Teachers workload is too much. One contributing factor to this is that they tend to spend more time creating content and resources than actually teaching the children. Too much planning effects teacher wellbeing. We always strive to make sure our lessons are as engaging as possible but finding the happy medium between engaging resource lessons and a work life balance can be challenging.
Flexible resources can be used in a variety of creative ways across subjects and the curriculum. By creating a bank of flexible resources overtime, you build a toolbox of engaging activities that can be used in all areas of the curriculum - saving you both time and printing credits! So here are my top five flexible resources that all teachers should have in their resource toolbox.
As the lockdown lightens, one thing that has stood out is how 'everyday people' are demonstrating their creativity in small but powerful ways. Whether it be figuring out how to deliver free school meals during social distancing; using a 3D printer to create much needed medical equipment for the NHS or recording a lockdown themed family parody of 'One Day More' on Youtube (if you haven't seen this yet, it is a must!).
Unfortunately, it is regularly documented that our current school systems do not support the development of creativity and that, due to curriculum constraints, very little time is dedicated to creative development.
How is it that, in an institution designed and funded to nurture the future generation, we are struggling to develop creativity, while at the same time, trapped in a terraced house for months, creativity has thrived. What can we take away from this 'everyday creativity' and how can we harness this back in school?
'Hello hello teachers of the world – how are you keeping?'
Or maybe that is a bit of a silly question these days. I say that because it’s often met with a grunt or a sigh or a raised eyebrow or even, sometimes, an exaggerated glare. Regardless, I will continue asking because I like to know what’s going on. Some will share about how the queue at the local supermarket is still long and slow, others will say that they are about to throw their laptop out of their recently converted home office, some will say that their neighbour is playing the guitar too loudly and then you might find one or two who will share that they are absolutely loving the evening walks with family. They might even whisper it with a sense of slight guilt. There is something different about these people.
In the month of May, people all around the world celebrate May the 4th - Star Wars Day! 'May the 4th be with you' (or should I say, 'May the force be with you') is heavily referred to as Growth Mindset.
If you Google mindset and Star Wars, reams and reams of pages, websites, posters, blogs, worksheets and videos pop up to explain the link. Yoda has a Growth Mindset and Darth Vadar has a Fixed Mindset. However, there is a huge problem comparing mindset with Star Wars. Mindset is not as simple as this. It is important that teachers and our children get to grips with the dark side of the force.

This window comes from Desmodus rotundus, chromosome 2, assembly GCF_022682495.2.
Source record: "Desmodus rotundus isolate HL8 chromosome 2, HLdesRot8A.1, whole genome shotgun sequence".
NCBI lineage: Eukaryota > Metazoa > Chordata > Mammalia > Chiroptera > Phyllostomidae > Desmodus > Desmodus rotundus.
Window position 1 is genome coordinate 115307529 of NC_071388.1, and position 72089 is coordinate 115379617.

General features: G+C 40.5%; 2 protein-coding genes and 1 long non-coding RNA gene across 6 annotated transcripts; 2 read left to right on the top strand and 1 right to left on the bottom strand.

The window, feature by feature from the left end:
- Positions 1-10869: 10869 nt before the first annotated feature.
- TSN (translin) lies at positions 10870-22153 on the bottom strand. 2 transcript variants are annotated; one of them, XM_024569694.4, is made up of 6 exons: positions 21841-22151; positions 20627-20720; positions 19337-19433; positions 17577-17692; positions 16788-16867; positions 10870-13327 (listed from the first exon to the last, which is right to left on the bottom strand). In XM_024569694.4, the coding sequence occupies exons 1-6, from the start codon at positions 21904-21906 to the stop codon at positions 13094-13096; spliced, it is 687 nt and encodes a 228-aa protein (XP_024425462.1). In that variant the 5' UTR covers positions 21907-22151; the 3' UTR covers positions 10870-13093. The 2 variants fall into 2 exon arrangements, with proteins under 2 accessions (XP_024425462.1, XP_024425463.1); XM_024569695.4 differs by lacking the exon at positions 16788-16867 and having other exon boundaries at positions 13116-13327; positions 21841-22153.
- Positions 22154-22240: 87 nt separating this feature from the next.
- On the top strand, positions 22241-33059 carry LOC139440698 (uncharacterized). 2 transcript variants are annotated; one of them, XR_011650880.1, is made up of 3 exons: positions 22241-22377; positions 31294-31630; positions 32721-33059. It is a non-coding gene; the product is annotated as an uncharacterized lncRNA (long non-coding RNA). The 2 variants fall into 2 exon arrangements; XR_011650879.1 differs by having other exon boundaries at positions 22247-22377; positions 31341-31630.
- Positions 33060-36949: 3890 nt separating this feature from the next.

Are you a student teacher applying for your first job? Or are you applying for your next teaching post or step up? If the answer is yes, hopefully, my latest video will be useful to you. I will be discussing key topics for you to consider answers for, how to approach interviews with a positive mindset and answer questions in a clear and effective way!
Physical ability can be broken down into six key components that link together in sports and physical activity. By isolating each component you can develop each one more easily at home. Children can work on their basic skills by practicing the skill components of fitness. These help you to perform successfully in various sports. But what are the key components and how do children work on each skill when they are stuck at home?
In the busy world of teaching, with huge teacher workloads, it is becoming increasingly more difficult for teachers to spend time on their own professional development. However, during school closures, lockdowns and social distancing people are looking ways of killing time and supporting their wellbeing. Dedicating time to your own professional development can majorly support your wellbeing. A number of websites and resources are offering discounted and free webinars and online courses. I thought I would share a few fantastic PD opportunities I have come across.
WAGOLL Teaching was recently featured in Ed Talks live. Ed Talks is a live fortnightly talk show for teachers and parents to bring insights, thoughts and ideas from a local and global perspective, to help with remote learning and home schooling needs. The 'Big Question for the show was 'How can we help our students be 'Future Ready'?'
A few months ago, I wrote a blog on how to grow a growth mindset organically in the classroom. A growth mindset is not something complex and difficult. It is the simple belief that you can achieve if you continue to approach learning positively. But having a growth mindset is a bit like being told to be happy all the time. It is impossible! You with have low points and sometimes you will find yourself with a fixed mindset. In fact, Gemma Sanchez, who delivers growth mindset lessons to Primary aged children suggests children should get friendly with their mindset.
Young children are not going to sit and listen to 30 minute teacher videos. Keep teacher input as concise and as short as possible. Plan lessons with lots of activities for children to complete. This will reduce screen time and keep children engaged for longer.
WAGOLL Teaching is all about sharing great, simple teaching ideas with a global teaching community. As a teaching group, we need to stick together, support each other and develop positive approaches to classroom innovation. Development is all about trying something new, taking risks and sharing great ideas! you may even have some fun along the way!